The UK’s Faraday Institution recently announced up to £42 million (US$58 million) in new government funding to four UK-based consortia to conduct application-inspired research aimed at overcoming battery challenges to accelerate the electric vehicle (EV) revolution.
The Faraday Institution is the UK’s independent national battery research institute, and was established as part of the government’s £246-million (US$341-million) investment in battery technology through the Industrial Strategy. Its formation was announced in October 2017 by the Business Secretary Greg Clark. (Earlier post.)
The Faraday Institution’s goal is to make the UK the go-to place and world leader for battery technology research and it has a clear mission to ensure the UK is well-placed to take advantage of the future economic opportunities from this emerging technology.
With 200,000 electric vehicles set to be on UK roads by the end of 2018 and worldwide sales growing by 45% in 2016, investment in car batteries is a massive opportunity for Britain and one that is estimated to be worth £5 billion by 2025.
Through our flagship Industrial Strategy and its Future of Mobility and Clean Growth Grand Challenges, we are committed to making Britain the ‘go-to’ destination for the development and deployment of this game-changing technology. Government investment, through the Faraday Institution, in the projects announced today will deliver valuable research that will help us seize the economic opportunities presented by battery technology and our transition to a low-carbon economy.—Business Minister Richard Harrington
The topics for the four projects were chosen in consultation with industry, who will partner closely with each of them. This unique collaboration will help to ensure that the research is producing findings and solutions that meet the needs of business. In addition, industrial partners will contribute a total of £4.6 million (US$6.4 million) in in-kind support to the following four projects:
Extending battery life – Led by the University of Cambridge with nine other university and 10 industry partners, this project will examine how environmental and internal battery stresses (such as high temperatures, charging and discharging rates) damage electric vehicle (EV) batteries over time. Results will include the optimization of battery materials and cells to extend battery life (and hence EV range), reduce battery costs, and enhance battery safety. With Cambridge, university partners include University of Glasgow, University College London, Newcastle University, Imperial College London, University of Strathclyde, University of Manchester, University of Southampton, University of Liverpool and University of Warwick.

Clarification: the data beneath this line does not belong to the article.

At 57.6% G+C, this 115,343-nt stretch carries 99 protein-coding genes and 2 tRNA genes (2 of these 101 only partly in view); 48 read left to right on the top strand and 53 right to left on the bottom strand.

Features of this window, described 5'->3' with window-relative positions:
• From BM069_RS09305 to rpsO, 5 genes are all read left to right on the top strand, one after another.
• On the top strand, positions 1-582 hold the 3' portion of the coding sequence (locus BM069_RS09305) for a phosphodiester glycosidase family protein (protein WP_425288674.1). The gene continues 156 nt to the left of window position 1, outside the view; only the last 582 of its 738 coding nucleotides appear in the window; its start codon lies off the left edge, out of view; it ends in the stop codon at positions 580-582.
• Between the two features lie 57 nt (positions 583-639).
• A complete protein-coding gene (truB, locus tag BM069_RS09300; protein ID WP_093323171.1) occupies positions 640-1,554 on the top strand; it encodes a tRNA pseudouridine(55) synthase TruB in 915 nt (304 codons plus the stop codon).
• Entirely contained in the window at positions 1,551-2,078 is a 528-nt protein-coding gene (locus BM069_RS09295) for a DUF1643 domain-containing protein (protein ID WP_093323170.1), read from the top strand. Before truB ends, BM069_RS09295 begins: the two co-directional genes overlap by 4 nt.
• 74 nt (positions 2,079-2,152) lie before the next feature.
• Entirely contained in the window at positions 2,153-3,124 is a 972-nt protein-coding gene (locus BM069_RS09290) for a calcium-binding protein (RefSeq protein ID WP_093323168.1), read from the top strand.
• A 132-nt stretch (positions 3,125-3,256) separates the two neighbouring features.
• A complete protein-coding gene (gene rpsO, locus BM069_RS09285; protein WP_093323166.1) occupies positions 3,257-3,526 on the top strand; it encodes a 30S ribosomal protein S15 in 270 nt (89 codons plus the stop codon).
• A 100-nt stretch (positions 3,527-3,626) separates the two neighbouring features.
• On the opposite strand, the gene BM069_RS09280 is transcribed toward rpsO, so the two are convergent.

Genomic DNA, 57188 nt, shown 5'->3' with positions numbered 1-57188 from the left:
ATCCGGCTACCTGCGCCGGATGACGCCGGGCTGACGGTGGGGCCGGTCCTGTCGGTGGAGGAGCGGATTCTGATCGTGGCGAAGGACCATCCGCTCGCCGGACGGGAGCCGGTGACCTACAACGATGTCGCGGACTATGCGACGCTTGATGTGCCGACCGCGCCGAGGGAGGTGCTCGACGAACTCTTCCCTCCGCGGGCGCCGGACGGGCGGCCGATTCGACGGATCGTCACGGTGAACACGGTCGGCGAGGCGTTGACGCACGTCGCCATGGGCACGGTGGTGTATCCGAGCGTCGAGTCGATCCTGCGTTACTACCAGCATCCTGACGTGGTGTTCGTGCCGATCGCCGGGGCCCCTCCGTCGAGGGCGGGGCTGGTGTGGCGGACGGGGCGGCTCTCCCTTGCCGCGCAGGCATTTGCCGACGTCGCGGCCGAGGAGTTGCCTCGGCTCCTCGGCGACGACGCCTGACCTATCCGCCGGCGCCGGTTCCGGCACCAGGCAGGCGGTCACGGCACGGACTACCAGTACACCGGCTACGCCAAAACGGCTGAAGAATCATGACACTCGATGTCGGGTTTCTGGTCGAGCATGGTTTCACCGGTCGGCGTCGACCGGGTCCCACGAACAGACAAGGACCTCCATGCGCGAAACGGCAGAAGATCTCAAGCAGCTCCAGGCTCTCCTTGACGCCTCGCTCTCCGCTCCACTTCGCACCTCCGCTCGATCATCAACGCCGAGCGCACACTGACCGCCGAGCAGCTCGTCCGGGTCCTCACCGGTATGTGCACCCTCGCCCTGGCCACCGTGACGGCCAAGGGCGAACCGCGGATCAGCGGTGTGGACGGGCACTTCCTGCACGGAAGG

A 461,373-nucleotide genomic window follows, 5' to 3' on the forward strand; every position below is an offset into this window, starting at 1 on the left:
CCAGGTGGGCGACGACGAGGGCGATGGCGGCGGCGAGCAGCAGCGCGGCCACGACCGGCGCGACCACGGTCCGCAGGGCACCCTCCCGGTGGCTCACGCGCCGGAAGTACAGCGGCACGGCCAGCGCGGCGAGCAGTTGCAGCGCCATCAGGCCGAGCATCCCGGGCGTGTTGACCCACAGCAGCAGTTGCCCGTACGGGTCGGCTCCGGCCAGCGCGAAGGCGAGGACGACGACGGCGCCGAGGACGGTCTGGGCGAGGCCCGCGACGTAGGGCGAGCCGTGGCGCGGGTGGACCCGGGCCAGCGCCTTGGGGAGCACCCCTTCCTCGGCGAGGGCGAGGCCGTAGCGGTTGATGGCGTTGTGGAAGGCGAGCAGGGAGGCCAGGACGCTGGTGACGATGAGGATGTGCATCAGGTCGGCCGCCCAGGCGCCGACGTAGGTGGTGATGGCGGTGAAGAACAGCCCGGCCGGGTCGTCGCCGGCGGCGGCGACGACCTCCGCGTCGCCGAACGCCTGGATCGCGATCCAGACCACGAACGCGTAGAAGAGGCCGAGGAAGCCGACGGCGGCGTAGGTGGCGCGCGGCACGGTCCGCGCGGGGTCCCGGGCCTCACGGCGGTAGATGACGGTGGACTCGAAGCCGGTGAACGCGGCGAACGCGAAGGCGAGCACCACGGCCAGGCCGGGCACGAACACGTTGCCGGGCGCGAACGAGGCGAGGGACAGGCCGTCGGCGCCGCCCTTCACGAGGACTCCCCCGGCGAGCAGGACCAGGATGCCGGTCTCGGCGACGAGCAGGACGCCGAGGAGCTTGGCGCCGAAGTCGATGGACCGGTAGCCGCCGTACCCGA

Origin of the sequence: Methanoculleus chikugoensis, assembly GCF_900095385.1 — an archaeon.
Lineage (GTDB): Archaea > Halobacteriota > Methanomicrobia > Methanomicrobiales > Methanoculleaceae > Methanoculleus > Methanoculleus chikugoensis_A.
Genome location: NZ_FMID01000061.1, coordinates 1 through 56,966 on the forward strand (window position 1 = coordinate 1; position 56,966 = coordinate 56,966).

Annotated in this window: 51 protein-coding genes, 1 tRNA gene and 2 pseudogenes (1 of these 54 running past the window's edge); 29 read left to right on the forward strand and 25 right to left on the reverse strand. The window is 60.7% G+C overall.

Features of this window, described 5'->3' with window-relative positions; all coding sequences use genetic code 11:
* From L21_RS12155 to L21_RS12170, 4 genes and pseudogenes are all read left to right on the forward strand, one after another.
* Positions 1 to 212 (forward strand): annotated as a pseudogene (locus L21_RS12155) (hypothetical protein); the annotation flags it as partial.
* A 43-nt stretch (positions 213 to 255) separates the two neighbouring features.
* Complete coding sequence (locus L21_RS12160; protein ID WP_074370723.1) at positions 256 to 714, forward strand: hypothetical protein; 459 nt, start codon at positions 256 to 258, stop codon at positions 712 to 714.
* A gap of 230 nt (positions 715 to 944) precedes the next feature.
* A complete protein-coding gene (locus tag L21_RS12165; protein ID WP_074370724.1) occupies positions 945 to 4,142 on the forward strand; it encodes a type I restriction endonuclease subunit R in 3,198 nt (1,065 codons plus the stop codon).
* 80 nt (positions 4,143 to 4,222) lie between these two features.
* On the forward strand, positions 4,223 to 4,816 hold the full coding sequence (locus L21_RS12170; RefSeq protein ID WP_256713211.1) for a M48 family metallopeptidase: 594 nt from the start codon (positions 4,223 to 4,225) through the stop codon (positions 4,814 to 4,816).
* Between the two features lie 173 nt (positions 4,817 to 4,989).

Battery system modeling – Imperial College London (ICL) will lead a consortium of six other university and 17 industry partners to equip industry and academia with new software tools to understand and predict battery performance, by connecting understanding of battery materials at the atomic level all the way up to an assembled battery pack. The goal is to create accurate models for use by the automotive industry to extend lifetime and performance, especially at low temperatures. With ICL, university partners include University of Southampton, University of Warwick, University of Oxford, Lancaster University, University of Bath, and University College London.
Recycling and reuse – A project led by the University of Birmingham, including seven other academic institutions and 14 industrial partners, will determine the ways in which spent lithium batteries can be recycled. With the aim to recycle 100% of the battery, the project will look how to reuse the batteries and their materials, to make better use of global resources, and ultimately increase the impact of batteries in improving air quality and decarbonization. With Birmingham, university partners include the University of Leicester, Newcastle University, Cardiff University, University of Liverpool, Oxford Brookes University, University of Edinburgh, and the Science and Facilities Technology Council.
Next generation solid state batteries – The University of Oxford will lead an effort with six other university partners and nine industrial partners to break down the barriers that are preventing the progression to market of solid-state batteries, that should be lighter and safer, meaning cost savings and less reliance on cooling systems. The ambition of this project is to demonstrate the feasibility of a solid state battery with performance superior to Li-ion in EV applications. With Oxford, university partners will include the University of Liverpool, University of Glasgow, University of Strathclyde, University of Cambridge, University College London, and the University of St. Andrews.
The Faraday Institution is the UK’s independent, national institute for electrochemical energy storage science and technology, supporting research, training, and analysis. The first phase of the Faraday Institution is funded by the Engineering and Physical Sciences Research Council (EPSRC) through the government’s Industrial Strategy Challenge Fund (ISCF). Headquartered at the Harwell Science and Innovation Campus, the Faraday Institution is registered charity with an independent board of trustees.
The Faraday Battery Challenge—£246 million over four years—is to develop and manufacture batteries for the electrification of vehicles to help UK businesses seize the opportunities presented by the move to a low carbon economy. The challenge will be split into three elements: research, innovation, and scale-up. It is among the first of six investment areas announced by the government to be funded through the Industrial Strategy Challenge Fund.